Details at .

Congratulations to my student Saw Yihui for her acceptance to MIT Class of 2013. She received the decision yesterday and informed me on the phone earlier this morning. I’m sure she will do well at MIT.

Also, congratulations to my other student, Loke Zhi Kin. Zhi Kin got admitted to Caltech. I wish him all the best.

Let me reminisce a little about my undergraduate days.

I attended high school at MRSM Jasin, where I met Khairul, Alif and Akmal. After that, I did a prep course at UiTM Section 17 Campus, known as the International Education Centre (INTEC), where I met Iznan. After a year at INTEC, I went abroad to do my undergraduate studies at the Massachusetts Institute of Technology (MIT).

MIT is the place where math nerds and hacker kids go to school, or so the stereotype goes. The reality is more complicated; MIT is famous for its engineering and science departments (the most popular major is computer science) but MIT also have decent humanities and arts departments. But stereotypes exist for a reason, and MIT is awash with nerds who can solve triple integrals in their head, and dweebs who think that staying up all-night coding in assembly language is more fun than frat parties. MIT students and administrators try too hard to suppress their nerdy side, giving out shiny, colorful pamphlets to potential students showcasing our “diverse”, “lively”, and “vibrant” student body. Yes, MIT have its share of archetypical college types, the Euro-Asian girl with a Ukranian father and a Korean mother, who lived in Senegal and Paraguay, who shaves her head for charity and wears goth fashion, who double-majors in Nuclear Engineering and Anthropology, who spends her summer break trekking Himalaya, who listens to emo rock and plays intramural curling (you get the idea). All those pretensions aside, MIT is a big place for big nerds.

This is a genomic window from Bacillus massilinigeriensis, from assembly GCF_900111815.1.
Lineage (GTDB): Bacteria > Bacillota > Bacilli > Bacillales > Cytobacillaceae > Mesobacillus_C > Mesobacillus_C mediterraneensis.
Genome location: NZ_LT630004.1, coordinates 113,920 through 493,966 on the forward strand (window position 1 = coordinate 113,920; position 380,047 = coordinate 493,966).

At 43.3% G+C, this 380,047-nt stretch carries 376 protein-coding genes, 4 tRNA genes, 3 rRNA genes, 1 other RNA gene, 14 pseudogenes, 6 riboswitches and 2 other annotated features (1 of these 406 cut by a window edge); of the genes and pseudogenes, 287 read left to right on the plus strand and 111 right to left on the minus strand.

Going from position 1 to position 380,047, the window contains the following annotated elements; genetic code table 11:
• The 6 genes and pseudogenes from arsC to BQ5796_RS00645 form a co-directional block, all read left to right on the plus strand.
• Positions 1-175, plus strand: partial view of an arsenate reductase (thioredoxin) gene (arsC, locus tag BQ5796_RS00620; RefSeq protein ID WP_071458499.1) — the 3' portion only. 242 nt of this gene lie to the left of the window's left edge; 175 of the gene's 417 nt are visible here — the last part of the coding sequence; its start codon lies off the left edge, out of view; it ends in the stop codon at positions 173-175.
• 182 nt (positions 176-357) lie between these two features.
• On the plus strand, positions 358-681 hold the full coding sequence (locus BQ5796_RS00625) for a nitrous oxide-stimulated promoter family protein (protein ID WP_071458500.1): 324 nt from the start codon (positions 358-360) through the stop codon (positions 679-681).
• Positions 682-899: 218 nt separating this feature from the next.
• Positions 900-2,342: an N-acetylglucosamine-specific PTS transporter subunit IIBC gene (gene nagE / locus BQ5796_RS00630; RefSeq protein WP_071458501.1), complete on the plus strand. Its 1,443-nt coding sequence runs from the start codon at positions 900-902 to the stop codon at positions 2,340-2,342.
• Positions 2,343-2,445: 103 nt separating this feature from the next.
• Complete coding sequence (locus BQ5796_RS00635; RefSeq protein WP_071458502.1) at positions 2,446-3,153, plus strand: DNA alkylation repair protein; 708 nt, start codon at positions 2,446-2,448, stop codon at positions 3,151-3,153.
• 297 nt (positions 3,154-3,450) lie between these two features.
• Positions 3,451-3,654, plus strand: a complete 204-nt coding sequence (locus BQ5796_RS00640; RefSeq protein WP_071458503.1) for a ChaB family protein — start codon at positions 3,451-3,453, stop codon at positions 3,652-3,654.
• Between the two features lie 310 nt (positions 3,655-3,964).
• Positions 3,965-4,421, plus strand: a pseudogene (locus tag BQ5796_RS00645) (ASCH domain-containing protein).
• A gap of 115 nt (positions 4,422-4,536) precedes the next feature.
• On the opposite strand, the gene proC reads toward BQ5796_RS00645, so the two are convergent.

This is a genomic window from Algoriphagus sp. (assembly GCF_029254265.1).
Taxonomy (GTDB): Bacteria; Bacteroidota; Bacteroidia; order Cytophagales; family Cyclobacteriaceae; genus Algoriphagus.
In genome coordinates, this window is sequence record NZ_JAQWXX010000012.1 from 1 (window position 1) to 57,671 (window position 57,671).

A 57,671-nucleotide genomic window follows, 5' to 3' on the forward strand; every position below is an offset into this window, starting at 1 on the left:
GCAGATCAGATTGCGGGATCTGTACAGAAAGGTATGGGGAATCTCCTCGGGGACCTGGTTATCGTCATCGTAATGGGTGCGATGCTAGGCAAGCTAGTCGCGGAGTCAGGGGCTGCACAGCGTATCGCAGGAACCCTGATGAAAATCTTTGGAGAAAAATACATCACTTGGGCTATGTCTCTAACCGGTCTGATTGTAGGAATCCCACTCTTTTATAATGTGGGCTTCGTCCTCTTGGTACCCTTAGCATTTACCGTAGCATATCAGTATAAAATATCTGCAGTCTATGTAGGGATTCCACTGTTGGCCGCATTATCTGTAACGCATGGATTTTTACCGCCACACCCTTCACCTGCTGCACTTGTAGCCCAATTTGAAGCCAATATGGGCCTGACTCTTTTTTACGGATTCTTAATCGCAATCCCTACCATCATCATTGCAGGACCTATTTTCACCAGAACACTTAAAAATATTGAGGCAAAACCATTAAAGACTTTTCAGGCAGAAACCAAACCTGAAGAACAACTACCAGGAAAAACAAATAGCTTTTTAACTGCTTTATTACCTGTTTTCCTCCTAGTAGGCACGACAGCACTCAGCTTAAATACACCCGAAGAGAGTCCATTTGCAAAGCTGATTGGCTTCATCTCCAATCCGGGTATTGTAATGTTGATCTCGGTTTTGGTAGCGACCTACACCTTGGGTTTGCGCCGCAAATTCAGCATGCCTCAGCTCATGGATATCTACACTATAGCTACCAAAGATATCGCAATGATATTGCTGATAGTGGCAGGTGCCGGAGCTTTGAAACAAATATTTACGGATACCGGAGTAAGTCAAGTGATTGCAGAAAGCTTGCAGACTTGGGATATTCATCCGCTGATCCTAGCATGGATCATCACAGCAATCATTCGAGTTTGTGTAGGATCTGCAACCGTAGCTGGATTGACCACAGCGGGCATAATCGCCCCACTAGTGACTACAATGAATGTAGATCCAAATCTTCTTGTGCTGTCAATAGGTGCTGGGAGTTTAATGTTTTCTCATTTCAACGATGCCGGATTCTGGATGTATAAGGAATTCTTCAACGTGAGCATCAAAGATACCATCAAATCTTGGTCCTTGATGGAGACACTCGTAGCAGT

I am one of the math nerds, so I majored in (surprise!) mathematics. At MIT, math majors like to think that people in engineering look up to us. We, symbol-jugglers who think up deep theorems that could never find any use in the real world, did our part by thumbing our collective noses at people who applies knowledge to solve real-life problems. This is just harmless snobbery. The same goes to people in theoretical physics. They pooh-pooh the lower rung of scientists who actually do experiments in a lab. And let’s not talk about them engineers, with their three significant digits and real life approximations. Leave us physicists alone with our spherical cow.

Sometimes math majors are actually useful. This is because every undergraduate has to take freshman calculus and freshman physics, and if you belong to the rare breed who gets admitted to MIT but is no good in math, you can always rely on the math majors to differentiate your inverse trigonometric functions for you.

What struck me when I first arrived there, was how MIT people always put function over form. MIT have shabby buildings compared to the lush, sprawling suburban campuses in Malaysia. The campus is located on the ugly, industrial side of Boston, and there is no place on campus worth taking pictures at. That does not stop tourists from clicking away with MIT buildings as background, to let other people know they have been to MIT.

The hacker culture at MIT is legendary. The is a student group on campus called the Student Information Processing Board (SIPB, pronounced “sip-bee”). According to their official website, SIPB is “MIT’s volunteer student group dedicated to computing”, but really, these are some of the best hackers in the world. The is a (perhaps apocryphal) story about SIPB people hacking government computers at a top secret facility. Truly believable story, if you ask me. I still remember a SIPB guy who is blind, and used a special Braille computer. I can’t even write a single line of code in any programming language, but this guy can *hack* using Braille. “Dedicated to computing”, indeed.